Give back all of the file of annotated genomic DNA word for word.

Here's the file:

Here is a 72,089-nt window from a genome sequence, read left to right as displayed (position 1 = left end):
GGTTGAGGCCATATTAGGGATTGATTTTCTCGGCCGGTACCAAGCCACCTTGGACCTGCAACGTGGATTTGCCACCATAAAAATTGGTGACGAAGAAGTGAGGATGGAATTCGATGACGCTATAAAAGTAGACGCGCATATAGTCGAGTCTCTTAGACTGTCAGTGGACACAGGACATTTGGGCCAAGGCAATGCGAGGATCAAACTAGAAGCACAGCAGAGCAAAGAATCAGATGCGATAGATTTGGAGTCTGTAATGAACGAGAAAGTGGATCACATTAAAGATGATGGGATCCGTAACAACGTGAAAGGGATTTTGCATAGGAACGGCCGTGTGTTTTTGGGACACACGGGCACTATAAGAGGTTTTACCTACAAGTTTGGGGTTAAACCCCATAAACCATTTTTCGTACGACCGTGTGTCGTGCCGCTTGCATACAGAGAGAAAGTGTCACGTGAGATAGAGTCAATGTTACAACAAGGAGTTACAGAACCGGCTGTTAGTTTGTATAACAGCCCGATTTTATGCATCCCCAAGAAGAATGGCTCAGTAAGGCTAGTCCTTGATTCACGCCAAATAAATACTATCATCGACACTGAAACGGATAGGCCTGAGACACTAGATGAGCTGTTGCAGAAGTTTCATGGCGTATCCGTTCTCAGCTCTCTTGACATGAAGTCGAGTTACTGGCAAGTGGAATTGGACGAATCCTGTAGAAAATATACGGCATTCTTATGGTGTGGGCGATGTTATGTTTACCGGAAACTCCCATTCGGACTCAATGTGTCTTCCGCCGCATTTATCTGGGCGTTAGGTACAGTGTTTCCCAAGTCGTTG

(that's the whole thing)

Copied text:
Here is a 72,089-nt window from a genome sequence, read left to right as displayed (position 1 = left end):
GGTTGAGGCCATATTAGGGATTGATTTTCTCGGCCGGTACCAAGCCACCTTGGACCTGCAACGTGGATTTGCCACCATAAAAATTGGTGACGAAGAAGTGAGGATGGAATTCGATGACGCTATAAAAGTAGACGCGCATATAGTCGAGTCTCTTAGACTGTCAGTGGACACAGGACATTTGGGCCAAGGCAATGCGAGGATCAAACTAGAAGCACAGCAGAGCAAAGAATCAGATGCGATAGATTTGGAGTCTGTAATGAACGAGAAAGTGGATCACATTAAAGATGATGGGATCCGTAACAACGTGAAAGGGATTTTGCATAGGAACGGCCGTGTGTTTTTGGGACACACGGGCACTATAAGAGGTTTTACCTACAAGTTTGGGGTTAAACCCCATAAACCATTTTTCGTACGACCGTGTGTCGTGCCGCTTGCATACAGAGAGAAAGTGTCACGTGAGATAGAGTCAATGTTACAACAAGGAGTTACAGAACCGGCTGTTAGTTTGTATAACAGCCCGATTTTATGCATCCCCAAGAAGAATGGCTCAGTAAGGCTAGTCCTTGATTCACGCCAAATAAATACTATCATCGACACTGAAACGGATAGGCCTGAGACACTAGATGAGCTGTTGCAGAAGTTTCATGGCGTATCCGTTCTCAGCTCTCTTGACATGAAGTCGAGTTACTGGCAAGTGGAATTGGACGAATCCTGTAGAAAATATACGGCATTCTTATGGTGTGGGCGATGTTATGTTTACCGGAAACTCCCATTCGGACTCAATGTGTCTTCCGCCGCATTTATCTGGGCGTTAGGTACAGTGTTTCCCAAGTCGTTG